Student Loan Repayment

Choosing the best plan for you

Some people like finance, others find it boring. Either way, you need to learn about the requirements for paying back your loan. Paying attention and paying on time will make your financial life easier in the future.

Around graduation, you should get information from your lender about when you need to start paying back your loan. You can choose which payment option you'd prefer at that time for federal direct loans. Private loan repayment is chosen at the time you apply and these loans typically have fewer options, so ask your lender if you have questions.

Types of Federal Direct student loan repayment plans

With Federal Direct Loans you’ll have the following repayment options:

  • Standard. You pay the same amount each month until the loan is paid off. The standard term for paying off a federal loan is 10 years.
  • Extended. Just what it sounds like. The extended plan lets you pay less each month over a longer period, up to 25 years. That means you'll be paying more total interest, so it costs you more than if you’d paid it off sooner.
  • Graduated. You start by paying a low amount each month, which is then increased every two years. Ideal if you expect your income to steadily rise.
  • Income-based repayment (IBR). This plan caps monthly payments at a rate that's affordable for you. You qualify based on your income and the total amount you owe.
  • Income-contingent. This plan also changes how much you pay depending on how much money you make.

If you don’t pick a different option, you'll be automatically put into the standard repayment plan.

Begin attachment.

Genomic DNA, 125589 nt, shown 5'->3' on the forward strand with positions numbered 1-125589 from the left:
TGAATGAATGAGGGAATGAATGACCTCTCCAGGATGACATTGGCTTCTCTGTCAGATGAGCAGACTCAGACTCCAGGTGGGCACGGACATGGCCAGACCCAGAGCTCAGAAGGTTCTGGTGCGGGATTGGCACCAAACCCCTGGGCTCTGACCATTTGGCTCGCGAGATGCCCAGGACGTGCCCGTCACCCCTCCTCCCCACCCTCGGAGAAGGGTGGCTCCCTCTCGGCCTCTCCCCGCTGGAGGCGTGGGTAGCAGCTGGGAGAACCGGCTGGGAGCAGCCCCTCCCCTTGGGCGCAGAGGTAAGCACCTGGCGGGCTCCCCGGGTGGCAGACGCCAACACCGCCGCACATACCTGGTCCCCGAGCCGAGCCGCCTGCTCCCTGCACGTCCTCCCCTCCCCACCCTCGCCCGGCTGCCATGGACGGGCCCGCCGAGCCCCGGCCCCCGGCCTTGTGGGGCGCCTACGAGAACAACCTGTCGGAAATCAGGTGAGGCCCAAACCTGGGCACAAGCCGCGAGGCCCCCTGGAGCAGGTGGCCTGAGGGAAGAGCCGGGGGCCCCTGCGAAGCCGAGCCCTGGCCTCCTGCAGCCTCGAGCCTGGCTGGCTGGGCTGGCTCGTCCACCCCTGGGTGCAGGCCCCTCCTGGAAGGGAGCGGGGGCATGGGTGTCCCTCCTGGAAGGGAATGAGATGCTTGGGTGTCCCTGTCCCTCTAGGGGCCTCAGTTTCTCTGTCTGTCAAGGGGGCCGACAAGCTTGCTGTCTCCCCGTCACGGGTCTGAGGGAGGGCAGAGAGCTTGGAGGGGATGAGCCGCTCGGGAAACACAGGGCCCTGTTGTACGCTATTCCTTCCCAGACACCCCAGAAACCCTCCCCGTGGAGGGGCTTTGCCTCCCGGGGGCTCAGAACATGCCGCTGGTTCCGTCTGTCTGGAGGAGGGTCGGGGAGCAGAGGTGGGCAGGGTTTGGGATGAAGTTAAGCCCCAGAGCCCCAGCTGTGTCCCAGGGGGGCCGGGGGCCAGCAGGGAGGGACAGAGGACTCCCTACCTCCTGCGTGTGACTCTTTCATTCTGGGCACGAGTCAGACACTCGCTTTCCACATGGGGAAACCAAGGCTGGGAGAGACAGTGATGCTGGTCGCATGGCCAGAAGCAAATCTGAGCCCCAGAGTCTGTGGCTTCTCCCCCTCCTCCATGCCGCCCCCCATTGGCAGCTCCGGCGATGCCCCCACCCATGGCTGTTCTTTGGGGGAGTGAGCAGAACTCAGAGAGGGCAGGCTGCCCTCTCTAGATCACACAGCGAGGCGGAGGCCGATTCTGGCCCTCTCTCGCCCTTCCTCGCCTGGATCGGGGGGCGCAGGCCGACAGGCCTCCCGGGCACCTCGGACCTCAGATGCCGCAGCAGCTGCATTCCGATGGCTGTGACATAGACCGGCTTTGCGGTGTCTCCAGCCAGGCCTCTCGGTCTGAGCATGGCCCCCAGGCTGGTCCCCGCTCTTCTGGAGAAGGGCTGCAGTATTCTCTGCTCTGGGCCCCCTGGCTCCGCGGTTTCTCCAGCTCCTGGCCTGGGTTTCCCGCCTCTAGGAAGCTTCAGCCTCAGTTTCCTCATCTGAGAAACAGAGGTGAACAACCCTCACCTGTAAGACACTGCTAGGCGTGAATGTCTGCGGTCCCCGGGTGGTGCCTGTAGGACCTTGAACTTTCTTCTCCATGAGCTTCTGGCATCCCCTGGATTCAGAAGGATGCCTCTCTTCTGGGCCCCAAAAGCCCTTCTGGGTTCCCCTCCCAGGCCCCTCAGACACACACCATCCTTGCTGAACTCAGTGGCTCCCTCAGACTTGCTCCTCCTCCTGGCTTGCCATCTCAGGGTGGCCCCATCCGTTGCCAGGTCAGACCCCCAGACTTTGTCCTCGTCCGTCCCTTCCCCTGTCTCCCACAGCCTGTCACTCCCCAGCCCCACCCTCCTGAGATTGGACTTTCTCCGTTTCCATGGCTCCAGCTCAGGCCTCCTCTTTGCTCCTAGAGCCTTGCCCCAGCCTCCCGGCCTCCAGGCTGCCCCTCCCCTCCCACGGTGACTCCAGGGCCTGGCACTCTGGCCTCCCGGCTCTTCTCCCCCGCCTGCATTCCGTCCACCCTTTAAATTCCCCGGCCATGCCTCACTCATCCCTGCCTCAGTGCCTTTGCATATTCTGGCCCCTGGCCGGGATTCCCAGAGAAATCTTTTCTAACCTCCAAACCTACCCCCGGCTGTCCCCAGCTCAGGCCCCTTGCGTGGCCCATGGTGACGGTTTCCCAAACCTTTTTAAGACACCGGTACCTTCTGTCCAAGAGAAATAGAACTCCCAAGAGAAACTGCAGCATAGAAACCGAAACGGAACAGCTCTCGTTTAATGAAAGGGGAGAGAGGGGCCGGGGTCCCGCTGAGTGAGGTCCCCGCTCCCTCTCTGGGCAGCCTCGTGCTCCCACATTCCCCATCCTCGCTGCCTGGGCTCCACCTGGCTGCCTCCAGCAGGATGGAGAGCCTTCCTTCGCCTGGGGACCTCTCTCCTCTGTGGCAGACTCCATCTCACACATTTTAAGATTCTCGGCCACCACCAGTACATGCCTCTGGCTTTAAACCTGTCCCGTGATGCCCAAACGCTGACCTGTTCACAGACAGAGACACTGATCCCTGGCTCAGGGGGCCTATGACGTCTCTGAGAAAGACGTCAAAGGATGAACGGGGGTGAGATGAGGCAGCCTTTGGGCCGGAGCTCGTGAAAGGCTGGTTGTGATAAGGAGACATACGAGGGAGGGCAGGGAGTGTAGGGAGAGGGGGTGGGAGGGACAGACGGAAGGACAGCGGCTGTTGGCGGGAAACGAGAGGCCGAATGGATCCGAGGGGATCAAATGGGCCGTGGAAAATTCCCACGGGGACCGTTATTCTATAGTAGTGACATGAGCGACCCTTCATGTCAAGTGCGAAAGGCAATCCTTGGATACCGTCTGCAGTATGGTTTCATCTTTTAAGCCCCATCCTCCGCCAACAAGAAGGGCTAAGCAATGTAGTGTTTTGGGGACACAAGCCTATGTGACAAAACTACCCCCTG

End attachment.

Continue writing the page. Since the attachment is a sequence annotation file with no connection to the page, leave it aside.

Direct Loans offer a 0.25% interest rate reduction when you sign up for automatic payments. An automatic debit option deducts your payment from your personal checking or savings account. This way, your loan is paid each month, on time, while you’re doing stuff that’s more fun.

If you have federally guaranteed loans, you can access your loan information online, through the Department of Education's National Student Loan Data System. Use this to review your loan, how much you still owe, and when it will be paid off.

Private Loan Repayment

For private loans you choose your repayment option when you apply for the loan. Typically, you’ll have these options:

  • Immediate. You need to start making principal and interest payments right away.
  • Interest-only. Interest payments are required while you’re enrolled in school. Payments on principal are deferred (put off until you graduate or leave school).
  • Deferred. Payments are not required while you’re enrolled at least half-time. Interest does accrue and will be added to your loan.

All of the above are available options with our Citizens Bank Student Loan™.

Additional student loan and college planning resources

Postpone Student Loan Payments: Reasons for Deferment
Details About a Master Promissory Note
How Does Stafford Loan Repayment Work?
How Does Private Loan Repayment Work?
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